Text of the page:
# The Abel lectures 2016

Abel Laureate Sir Andrew Wiles will give his prize lecture at the University of Oslo on the 25th of May, followed by two Abel Lectures by Henri Darmon and Manjul Bhargava. Simon Singh will then give the popular lecture *From Fermat's Last Theorem to Homer's Last Theorem.*

**Program**

Coffee and tea is served from 9:30 outside Auditorium 1

10:00 - 10:10 Welcome by Rector of the University of Oslo, Ole Petter Ottersen, President of The Norwegian Academy of Science and Letters,

Ole M. Sejersted and Chair of the Abel Committee Professor

John Rognes

### 10:10 - 11.10

**Abel Laureate Sir Andrew Wiles***, University of Oxford:*

*Fermat's Last Theorem: abelian and non-abelian approaches.*

*Fermat's Last Theorem: abelian and non-abelian approaches.*

The successful approach to solving Fermat's problem reflects a move in number theory from abelian to non-abelian arithmetic.

### 11:10 - 12:10

**Professor Henri Darmon**, McGill University:

*Andrew Wiles' marvelous proof*

Pierre de Fermat famously claimed to have discovered "a truly marvelous proof" of his last theorem, which the margin in his copy of Diophantus' Arithmetica was too narrow to contain. Fermat's proof (if it ever existed!) is probably lost to posterity forever, while Andrew Wiles' proof has been part of the mathematical landscape for over two decades. This lecture will describe a few of the new ideas in this marvelous proof, and the remarkable impact they have had on number theory.

12:10 - 13:00

Lunch (requires registration online)

### 13:00 - 14:00

**Professor Manjul Bhargava**, Princeton University:

What is the Birch-Swinnerton-Dyer Conjecture, and what is known about it?

What is the Birch-Swinnerton-Dyer Conjecture, and what is known about it?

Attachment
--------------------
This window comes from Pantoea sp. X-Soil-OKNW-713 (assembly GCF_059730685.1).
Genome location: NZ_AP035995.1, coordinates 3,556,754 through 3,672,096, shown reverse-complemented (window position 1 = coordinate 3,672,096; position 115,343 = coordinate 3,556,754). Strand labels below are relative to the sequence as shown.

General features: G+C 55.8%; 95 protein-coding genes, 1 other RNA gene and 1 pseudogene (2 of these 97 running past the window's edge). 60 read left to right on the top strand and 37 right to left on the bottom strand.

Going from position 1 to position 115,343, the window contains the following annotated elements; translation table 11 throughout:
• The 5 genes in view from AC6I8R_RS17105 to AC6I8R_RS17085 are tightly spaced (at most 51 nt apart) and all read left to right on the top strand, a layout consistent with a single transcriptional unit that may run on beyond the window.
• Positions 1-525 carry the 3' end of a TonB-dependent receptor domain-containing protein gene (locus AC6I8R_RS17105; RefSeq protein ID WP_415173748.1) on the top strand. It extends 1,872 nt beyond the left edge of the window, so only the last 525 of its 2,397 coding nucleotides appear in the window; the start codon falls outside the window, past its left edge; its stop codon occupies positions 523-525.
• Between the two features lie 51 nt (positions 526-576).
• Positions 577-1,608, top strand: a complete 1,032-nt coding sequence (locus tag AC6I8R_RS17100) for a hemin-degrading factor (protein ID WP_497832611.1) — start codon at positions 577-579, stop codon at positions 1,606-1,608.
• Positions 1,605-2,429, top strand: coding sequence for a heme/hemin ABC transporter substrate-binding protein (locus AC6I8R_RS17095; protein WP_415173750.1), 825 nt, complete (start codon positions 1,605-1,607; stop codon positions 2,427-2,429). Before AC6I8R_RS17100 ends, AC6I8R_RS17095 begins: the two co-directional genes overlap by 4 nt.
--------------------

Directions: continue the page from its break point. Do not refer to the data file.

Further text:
The Birch and Swinnerton-Dyer Conjecture has become one of the central problems of number theory and represents an important next frontier. The purpose of this lecture is to explain the problem in elementary terms, and to describe the implications of Andrew Wiles' groundbreaking work to the problem. It will also summarize what is known to date towards the conjecture - including several recent advances - and, finally, what remains to be done!

14.00 - 14:30 Coffee/tea

### 14:30 - 15:30

**Popular Lecture by Simon Singh**:

*From Fermat's Last Theorem to Homer's Last Theorem*

Simon Singh, author of a book and director of a film about Andrew Wiles and Fermat's Last Theorem, talks about how he turned a complex mathematical story into a bestselling book and an award-winning film. He will also talk about how Fermat's Last Theorem has made cameo appearances in TV shows, feature films, books and plays.

### Practical information

Georg Sverdrups Hus, University of Oslo

25 May 2016

10:00 - 15:35

### Sir Michael Atiyah, Abel Prize laureate, dies at 89

Atiyah was the recipient together with Isadore Singer of the Abel Prize in 2004, and he also received the Fields Medal, the American Philosophical Society’s Benjamin Franklin Medal, among many other honors. He was the former President of the Royal Society and of the Royal Society of Edinburgh. Atiyah was most recently an Honorary Professor in the School of Mathematics at the University of Edinburgh. Sir Michael, working at Cambridge University before he retired, made outstanding contributions to geometry and topology.

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(05.11.2018) More### The Abel Symposium 2019

Abel Symposium 2019 will take place at Scandic Parken Hotel Ålesund, 23-29 June 2019. The title of the symposium is: Geometry, Lie Theory and Applications.

(02.11.2018) More### Who will be the next Abel Laureate?

The Abel Committee has embarked on the long journey in search of the next Abel Laureate. The committee which consists of five distinguished mathematicians has had its first meeting at the Norwegian Academy of Science and Letters in Oslo the 2nd and 3rd of October. The next meeting will take place in Pittsburgh, Pennsylvania early next year.

(03.10.2018) More### Record turnout for Atiyah’s Abel Lecture at ICM in Rio

1250 mathematicians from all over the world filled the big conference hall in Rio de Janeiro on Monday the 6^{th} of August to listen to Sir Michael Atiyah’s Abel Lecture, “The Future of Mathematical Physics: New ideas in old bottles”.